Monday, August 24, 2009
TOS Review: Sense & Sensibility Patterns
Mr. Blandings and I are not splurgers. In actuality, we own shockingly few things that we can claim were first ours; the vast majority of our furniture, appliances, and everything else under our roof came to us (as we like to say) "with the bugs worked out." Most of the items came our way thanks to the generosity of folks who like to upgrade, and we're not at all offended to be the recipients of the cast-offs. Quite the opposite. My family room sports a rock-solid love seat circa 1980, an amazing oriental rug, a diminutive two-shelf book case and a wooden buffet cabinet. We bought none of it. Not a single piece.
This trend isn't unique to the family room. It's the entire house. Most rooms don't have anything that hasn't been recycled from someone else's home. And I'm perfectly o.k. with that. I don't hold any nostalgia for the "it's ALL mine!" concept that runs amok in most Western minds.
But you know what I bought brand new this past spring?
A sewing machine.
It was still in the box when the kind gentlemen who ran the store brought it out. I watched him slice the packaging tape, lift the styrofoam-bound machine free and settle it onto the table. Together, we were the very first ones to flick the switch, wind a bobbin and thread the needle. The very first stitches that the machine made were mine--setting number 2, an all-purpose straight stitch. The thread was pale pink.
I was instantly smitten. And the love affair continues.
There's something romantic about browsing fabric aisles and imagining the possibilities. Matching the idea in your mind to the woven cotton in front of you, pouring over notions, creating a hundred different motifs in your mind. It's creative, artistic, engaging. It requires the work of your hands, the focus of your mind and the commitment of your heart.
This is a kind of craftiness I can embrace.
Mr. Blandings has embraced it as well--hence the new sewing machine. In a complete turnabout of his normal frugality, Mr. Blandings not only endorsed the purchase of a brand new sewing machine, he also hasn't blanched a bit at the mounds of fabric that keeps piling beside my little sewing area, aching for a project.
The projects, of course, are what sewing is all about. My main goal in buying the machine to start with was to make skirts for Jo and me. More than simply a statement on the awful offerings in local stores (although it's that as well), this machine was destined to be the focal point of some very productive, very heartfelt Mother/Daughter time. And it has been. Sewing has brought generations of women closer; try it in your house if you don't think it's true.
Of course, a girl tires of sewing skirts evening after evening. She earns her gold star on A-lines and is ready to fly. She wants to soar. She longs for something out of the ordinary. A fancy, beautiful, maybe even frivolous thing that she will display with the same kind of joy that bakers reserve for their perfect meringue creations.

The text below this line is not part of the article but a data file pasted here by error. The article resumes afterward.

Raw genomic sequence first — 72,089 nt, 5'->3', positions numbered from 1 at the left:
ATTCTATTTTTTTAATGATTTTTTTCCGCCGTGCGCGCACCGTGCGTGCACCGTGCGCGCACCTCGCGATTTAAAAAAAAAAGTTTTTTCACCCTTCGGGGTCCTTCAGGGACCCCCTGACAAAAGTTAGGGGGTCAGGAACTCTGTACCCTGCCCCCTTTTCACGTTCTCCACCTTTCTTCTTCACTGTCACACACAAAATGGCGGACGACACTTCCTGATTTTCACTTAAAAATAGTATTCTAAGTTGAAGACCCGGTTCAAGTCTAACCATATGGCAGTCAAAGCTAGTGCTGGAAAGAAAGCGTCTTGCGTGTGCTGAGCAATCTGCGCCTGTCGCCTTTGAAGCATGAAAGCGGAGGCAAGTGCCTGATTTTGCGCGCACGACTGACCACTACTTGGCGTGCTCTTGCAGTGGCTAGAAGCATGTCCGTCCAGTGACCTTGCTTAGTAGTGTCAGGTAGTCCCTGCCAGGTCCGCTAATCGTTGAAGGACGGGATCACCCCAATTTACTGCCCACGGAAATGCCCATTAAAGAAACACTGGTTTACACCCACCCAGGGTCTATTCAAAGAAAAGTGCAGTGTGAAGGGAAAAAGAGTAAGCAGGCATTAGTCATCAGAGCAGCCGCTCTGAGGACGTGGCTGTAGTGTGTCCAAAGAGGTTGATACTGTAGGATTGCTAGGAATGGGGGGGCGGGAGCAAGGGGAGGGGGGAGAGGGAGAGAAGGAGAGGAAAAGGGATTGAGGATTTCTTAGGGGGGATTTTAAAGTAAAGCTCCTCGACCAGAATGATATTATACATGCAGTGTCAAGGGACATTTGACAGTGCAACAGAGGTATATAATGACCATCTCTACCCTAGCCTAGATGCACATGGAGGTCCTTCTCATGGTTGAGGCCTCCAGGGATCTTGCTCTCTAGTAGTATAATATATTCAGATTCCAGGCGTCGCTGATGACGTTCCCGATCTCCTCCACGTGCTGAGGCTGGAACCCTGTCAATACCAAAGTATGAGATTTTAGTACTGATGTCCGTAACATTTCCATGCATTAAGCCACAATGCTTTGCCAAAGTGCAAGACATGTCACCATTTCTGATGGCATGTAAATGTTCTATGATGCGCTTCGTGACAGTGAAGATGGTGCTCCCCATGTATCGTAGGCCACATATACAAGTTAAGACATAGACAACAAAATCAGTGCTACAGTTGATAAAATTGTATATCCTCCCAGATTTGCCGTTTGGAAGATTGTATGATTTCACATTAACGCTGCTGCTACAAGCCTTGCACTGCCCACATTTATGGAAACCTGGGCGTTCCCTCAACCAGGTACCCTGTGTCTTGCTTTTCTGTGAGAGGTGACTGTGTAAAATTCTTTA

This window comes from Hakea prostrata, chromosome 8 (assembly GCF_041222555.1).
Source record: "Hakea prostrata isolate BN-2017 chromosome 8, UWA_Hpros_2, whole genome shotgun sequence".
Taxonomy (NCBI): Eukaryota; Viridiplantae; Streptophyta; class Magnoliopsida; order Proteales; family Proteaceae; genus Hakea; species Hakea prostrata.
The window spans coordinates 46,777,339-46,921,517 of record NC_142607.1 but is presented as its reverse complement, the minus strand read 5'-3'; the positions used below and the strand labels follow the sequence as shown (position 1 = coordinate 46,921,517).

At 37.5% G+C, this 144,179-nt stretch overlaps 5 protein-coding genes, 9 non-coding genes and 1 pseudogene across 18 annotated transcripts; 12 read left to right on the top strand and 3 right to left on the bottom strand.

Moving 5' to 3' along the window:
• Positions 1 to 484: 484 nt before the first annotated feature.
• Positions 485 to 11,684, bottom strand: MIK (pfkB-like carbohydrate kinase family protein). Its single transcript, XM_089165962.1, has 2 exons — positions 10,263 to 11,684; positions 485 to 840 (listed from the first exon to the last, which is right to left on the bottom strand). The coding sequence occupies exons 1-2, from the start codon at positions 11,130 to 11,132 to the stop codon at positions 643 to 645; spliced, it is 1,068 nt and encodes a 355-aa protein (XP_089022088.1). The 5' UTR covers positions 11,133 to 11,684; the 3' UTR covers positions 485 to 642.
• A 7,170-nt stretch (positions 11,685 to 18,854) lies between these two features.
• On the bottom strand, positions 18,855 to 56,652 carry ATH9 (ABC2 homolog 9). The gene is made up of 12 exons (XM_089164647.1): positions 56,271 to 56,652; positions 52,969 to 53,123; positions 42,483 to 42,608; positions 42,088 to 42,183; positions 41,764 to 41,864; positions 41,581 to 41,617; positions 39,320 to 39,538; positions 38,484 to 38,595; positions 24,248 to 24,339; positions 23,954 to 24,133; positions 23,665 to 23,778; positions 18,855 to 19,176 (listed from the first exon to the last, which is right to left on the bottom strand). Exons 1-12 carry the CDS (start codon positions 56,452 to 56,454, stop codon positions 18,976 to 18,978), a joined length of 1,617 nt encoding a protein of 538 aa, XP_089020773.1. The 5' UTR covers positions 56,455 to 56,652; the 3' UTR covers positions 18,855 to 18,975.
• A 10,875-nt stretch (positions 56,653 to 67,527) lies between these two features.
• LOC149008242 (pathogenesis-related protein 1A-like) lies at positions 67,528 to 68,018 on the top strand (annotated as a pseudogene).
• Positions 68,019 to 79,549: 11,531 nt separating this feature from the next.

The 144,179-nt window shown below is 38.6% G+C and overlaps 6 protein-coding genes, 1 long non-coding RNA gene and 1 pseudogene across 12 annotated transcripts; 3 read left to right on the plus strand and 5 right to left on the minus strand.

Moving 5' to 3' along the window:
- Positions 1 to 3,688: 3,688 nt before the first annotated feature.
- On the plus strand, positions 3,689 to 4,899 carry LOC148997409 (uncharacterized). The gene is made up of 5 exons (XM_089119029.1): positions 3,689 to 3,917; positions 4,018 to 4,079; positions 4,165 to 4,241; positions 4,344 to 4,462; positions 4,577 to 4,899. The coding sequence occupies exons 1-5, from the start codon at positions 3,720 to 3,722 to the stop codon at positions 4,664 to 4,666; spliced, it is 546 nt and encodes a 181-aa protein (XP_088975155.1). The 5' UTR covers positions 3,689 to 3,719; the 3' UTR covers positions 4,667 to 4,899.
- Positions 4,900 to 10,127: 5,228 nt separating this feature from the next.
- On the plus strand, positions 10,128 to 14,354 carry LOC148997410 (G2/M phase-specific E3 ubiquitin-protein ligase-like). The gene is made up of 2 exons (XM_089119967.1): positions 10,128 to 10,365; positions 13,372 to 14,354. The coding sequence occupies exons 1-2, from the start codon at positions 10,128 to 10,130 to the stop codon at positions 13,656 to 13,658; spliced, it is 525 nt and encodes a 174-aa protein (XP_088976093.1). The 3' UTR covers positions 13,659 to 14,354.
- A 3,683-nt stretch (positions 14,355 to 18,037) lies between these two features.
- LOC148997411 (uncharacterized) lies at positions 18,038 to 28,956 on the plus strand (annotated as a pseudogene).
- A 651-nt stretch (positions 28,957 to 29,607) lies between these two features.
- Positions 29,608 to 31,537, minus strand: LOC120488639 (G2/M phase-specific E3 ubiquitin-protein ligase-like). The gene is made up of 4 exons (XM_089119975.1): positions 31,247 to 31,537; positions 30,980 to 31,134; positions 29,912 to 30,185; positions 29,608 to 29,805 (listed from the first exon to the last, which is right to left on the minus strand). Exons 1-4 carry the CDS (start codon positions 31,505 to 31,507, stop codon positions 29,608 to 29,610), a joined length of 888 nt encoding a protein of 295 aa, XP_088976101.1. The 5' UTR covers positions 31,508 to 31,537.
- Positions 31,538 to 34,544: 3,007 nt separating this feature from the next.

Enter Sense & Sensibility Patterns.
The tag line on the motif says it all: Winsome Clothing with an Old-Fashioned Appeal.
And then some, people.
Sense & Sensibility is patterns and more: downloadable sewing tutorials, ultra-helpful sewing tips and amazing vintage eBooks that will make you long for a time when a woman's idea of beautiful would have never included a ponytail and her husband's soccer jersey. The website alone is worth a fun gander; it's clearly the work of someone who labored in love.
The heart of Sense & Sensibility, though, is truly the themed patterns. Covering some of the most fabulous eras in clothing design, the patterns give you a taste of what it would have been like to be a true lady of the day. Eras represented include Regency, Romantic, Edwardian, Titanic and Swing. Gowns, undergarments, blouses, pinafores, aprons and skirts are all considered, and the sizes range from toddler girls to women. The end result of these patterns are simply beautiful pieces of practical, wearable art.
Patterns are downloadable and can be printed off of your own computer. Step-by-step photographs walk you through the process, too; if you're a visual learner, like me, this puts Sense & Sensibility Patterns heads above the typical printed directions that you painstakingly meander through. For true newbies, Sense & Sensibility offers class bundles that will literally hold your hand all the way through the process. Audio instructions, a photo tour of your pattern and even videos make the process next to foolproof.
Jo and I worked through the Girl's Edwardian Apron Pattern (a $7.95 download). While I won't say that this was a simple project, it was certainly doable by a mom and her 11 year-old daughter, neither of which has been sewing for more than three months. The photographs saved the day; some of the trickier elements (like the bias pieces ... whoa!) were explained so clearly that we literally only messed up once. Perhaps that's too large a margin of error for you, but for us, it was an A+ effort! The entire class--with a pattern that you can reuse countless times--was just $24.95. Frankly, what I leaned about sewing in general was easily worth $24.95.
Jo now has her eyes on the Titanic-era 1910s Tea Gown Pattern. Since she wore her Little House on the Prairie dress (handmade by my dear aunt) until it was above her knee, I have no doubt that this one will come to good use as well. After all, if you've paid full prince for something like a sewing machine, you might as well use it.